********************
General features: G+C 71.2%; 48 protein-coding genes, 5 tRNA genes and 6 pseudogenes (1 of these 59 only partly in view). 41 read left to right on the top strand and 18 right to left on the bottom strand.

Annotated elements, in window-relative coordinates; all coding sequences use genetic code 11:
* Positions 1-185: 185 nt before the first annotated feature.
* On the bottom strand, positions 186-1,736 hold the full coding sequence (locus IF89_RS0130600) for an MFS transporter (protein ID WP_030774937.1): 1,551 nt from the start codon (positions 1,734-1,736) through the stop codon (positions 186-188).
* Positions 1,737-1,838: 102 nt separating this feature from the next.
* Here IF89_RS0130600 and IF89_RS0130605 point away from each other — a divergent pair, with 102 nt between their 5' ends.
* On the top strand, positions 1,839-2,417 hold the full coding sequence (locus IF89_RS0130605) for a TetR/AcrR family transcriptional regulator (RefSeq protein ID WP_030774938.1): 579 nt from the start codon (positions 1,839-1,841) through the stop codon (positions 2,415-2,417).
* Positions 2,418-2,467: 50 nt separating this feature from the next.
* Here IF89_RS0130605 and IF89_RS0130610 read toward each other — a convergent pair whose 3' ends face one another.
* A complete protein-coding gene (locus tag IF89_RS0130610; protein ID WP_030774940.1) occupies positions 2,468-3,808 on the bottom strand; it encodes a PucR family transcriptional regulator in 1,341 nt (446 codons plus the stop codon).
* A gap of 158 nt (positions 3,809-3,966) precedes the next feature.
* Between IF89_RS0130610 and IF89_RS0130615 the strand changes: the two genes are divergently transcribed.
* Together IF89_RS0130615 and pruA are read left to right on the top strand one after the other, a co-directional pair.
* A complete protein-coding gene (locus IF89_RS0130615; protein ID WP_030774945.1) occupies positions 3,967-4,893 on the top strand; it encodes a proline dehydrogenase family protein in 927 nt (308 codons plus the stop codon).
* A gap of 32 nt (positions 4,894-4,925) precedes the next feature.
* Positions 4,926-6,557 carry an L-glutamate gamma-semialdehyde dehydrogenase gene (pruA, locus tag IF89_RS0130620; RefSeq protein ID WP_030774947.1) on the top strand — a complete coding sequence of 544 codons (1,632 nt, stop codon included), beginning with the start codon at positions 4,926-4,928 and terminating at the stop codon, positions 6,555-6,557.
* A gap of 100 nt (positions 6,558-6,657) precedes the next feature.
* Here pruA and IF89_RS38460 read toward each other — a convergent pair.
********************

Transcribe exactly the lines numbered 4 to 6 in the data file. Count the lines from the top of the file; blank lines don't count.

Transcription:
* On the bottom strand, positions 186-1,736 hold the full coding sequence (locus IF89_RS0130600) for an MFS transporter (protein ID WP_030774937.1): 1,551 nt from the start codon (positions 1,734-1,736) through the stop codon (positions 186-188).
* Positions 1,737-1,838: 102 nt separating this feature from the next.
* Here IF89_RS0130600 and IF89_RS0130605 point away from each other — a divergent pair, with 102 nt between their 5' ends.